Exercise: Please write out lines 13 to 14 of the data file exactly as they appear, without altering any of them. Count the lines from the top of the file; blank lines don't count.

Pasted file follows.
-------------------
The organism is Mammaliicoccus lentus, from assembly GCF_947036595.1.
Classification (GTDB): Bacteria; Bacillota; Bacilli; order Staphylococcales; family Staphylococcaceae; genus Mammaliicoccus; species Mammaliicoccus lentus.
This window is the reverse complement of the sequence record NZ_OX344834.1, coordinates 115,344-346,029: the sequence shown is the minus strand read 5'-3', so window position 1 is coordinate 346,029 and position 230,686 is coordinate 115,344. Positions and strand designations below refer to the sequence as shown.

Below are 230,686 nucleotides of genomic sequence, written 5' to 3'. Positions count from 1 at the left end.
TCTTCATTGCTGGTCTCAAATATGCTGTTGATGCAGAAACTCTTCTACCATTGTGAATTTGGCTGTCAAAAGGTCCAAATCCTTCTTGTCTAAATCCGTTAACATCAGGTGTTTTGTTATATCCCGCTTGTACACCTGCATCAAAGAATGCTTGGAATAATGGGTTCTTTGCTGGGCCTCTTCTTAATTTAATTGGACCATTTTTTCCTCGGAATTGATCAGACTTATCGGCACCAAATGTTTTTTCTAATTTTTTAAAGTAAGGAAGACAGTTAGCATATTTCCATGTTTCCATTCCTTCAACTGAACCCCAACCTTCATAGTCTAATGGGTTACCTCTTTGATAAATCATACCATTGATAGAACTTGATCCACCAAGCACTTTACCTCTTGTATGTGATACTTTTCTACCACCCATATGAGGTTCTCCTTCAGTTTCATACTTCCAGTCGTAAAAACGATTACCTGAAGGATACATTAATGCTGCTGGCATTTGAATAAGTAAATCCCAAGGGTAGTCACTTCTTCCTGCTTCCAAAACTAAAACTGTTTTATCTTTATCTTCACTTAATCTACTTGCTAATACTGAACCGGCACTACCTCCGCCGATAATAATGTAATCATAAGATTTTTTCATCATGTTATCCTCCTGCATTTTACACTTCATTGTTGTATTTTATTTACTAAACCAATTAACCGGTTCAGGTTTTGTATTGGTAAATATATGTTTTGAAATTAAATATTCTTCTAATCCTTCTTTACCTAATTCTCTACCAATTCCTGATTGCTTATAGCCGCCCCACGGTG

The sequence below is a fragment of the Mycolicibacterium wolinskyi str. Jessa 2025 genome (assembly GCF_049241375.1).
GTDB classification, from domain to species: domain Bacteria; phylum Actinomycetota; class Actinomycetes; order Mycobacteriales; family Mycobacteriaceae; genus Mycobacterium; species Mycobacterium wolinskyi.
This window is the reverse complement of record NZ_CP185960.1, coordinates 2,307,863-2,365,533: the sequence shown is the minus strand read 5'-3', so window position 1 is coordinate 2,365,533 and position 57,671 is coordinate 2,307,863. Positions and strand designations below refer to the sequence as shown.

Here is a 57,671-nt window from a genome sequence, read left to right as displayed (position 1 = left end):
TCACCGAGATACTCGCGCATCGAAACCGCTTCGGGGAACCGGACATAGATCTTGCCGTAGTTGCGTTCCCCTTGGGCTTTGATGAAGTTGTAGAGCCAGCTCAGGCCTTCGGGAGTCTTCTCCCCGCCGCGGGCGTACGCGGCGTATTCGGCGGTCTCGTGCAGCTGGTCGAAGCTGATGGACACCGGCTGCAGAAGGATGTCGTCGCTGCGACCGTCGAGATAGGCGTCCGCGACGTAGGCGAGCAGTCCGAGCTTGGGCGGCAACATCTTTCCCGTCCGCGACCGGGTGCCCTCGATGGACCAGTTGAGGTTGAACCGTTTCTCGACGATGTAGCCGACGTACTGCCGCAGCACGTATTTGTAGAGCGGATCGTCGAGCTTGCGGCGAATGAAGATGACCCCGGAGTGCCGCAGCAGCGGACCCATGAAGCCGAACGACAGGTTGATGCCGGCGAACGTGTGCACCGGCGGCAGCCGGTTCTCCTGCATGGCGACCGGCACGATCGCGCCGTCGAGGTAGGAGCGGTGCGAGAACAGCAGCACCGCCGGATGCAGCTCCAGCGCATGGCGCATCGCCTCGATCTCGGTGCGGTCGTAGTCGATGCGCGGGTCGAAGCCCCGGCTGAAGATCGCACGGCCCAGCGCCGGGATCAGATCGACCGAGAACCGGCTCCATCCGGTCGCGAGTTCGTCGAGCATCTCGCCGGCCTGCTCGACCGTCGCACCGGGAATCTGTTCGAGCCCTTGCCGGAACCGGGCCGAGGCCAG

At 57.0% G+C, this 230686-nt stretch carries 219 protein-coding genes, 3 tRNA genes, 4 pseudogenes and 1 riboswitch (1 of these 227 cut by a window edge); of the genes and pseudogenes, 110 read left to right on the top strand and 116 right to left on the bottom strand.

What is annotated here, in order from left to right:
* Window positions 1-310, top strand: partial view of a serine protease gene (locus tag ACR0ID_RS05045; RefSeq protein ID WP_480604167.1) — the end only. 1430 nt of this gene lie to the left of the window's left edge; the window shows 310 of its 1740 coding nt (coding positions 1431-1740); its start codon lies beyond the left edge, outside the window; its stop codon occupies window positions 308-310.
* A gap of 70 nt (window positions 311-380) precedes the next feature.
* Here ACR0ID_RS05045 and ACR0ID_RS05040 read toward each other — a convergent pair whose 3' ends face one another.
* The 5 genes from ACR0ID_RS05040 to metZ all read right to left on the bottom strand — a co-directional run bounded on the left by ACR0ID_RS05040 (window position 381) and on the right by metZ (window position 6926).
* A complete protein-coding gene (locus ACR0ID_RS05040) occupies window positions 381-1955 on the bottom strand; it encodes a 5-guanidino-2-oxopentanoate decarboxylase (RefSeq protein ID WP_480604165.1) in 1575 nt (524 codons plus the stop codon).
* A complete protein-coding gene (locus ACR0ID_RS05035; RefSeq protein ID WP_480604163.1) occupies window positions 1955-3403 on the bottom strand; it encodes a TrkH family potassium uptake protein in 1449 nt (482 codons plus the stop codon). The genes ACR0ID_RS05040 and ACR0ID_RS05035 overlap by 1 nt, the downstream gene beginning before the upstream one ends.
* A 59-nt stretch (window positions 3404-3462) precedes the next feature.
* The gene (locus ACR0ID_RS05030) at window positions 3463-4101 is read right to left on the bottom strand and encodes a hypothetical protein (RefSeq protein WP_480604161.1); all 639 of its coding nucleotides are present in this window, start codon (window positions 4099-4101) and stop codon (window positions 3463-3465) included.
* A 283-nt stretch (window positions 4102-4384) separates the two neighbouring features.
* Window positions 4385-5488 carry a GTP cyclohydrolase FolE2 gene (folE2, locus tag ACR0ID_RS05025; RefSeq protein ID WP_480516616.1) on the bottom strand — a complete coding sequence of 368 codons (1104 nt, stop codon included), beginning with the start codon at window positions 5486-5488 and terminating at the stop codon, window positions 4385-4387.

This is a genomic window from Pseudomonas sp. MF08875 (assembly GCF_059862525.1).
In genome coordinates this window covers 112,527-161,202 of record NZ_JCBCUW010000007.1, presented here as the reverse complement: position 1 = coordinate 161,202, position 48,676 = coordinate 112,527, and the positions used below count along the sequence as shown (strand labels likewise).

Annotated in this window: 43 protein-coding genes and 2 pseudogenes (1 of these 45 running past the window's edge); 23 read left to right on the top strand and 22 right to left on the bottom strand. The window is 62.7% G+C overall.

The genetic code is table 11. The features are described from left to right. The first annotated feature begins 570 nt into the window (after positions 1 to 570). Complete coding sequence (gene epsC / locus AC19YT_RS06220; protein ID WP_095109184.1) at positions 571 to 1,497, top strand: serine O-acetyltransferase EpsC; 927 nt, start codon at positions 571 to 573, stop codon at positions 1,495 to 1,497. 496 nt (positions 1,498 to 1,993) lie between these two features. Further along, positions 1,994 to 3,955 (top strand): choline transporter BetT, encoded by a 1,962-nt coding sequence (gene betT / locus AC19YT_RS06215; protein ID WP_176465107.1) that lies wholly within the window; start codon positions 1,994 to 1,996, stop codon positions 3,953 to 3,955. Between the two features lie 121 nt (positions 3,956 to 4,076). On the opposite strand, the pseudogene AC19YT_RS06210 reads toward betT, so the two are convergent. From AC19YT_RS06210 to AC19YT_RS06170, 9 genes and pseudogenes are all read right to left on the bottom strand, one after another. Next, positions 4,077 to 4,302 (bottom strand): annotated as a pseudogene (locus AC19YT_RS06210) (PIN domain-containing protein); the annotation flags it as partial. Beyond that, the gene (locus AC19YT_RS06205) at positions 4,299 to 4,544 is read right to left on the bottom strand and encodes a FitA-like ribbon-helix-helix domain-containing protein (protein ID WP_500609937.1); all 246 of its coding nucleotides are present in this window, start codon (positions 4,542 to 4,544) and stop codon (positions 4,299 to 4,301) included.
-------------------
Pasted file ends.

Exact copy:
* Window positions 1-310, top strand: partial view of a serine protease gene (locus tag ACR0ID_RS05045; RefSeq protein ID WP_480604167.1) — the end only. 1430 nt of this gene lie to the left of the window's left edge; the window shows 310 of its 1740 coding nt (coding positions 1431-1740); its start codon lies beyond the left edge, outside the window; its stop codon occupies window positions 308-310.
* A gap of 70 nt (window positions 311-380) precedes the next feature.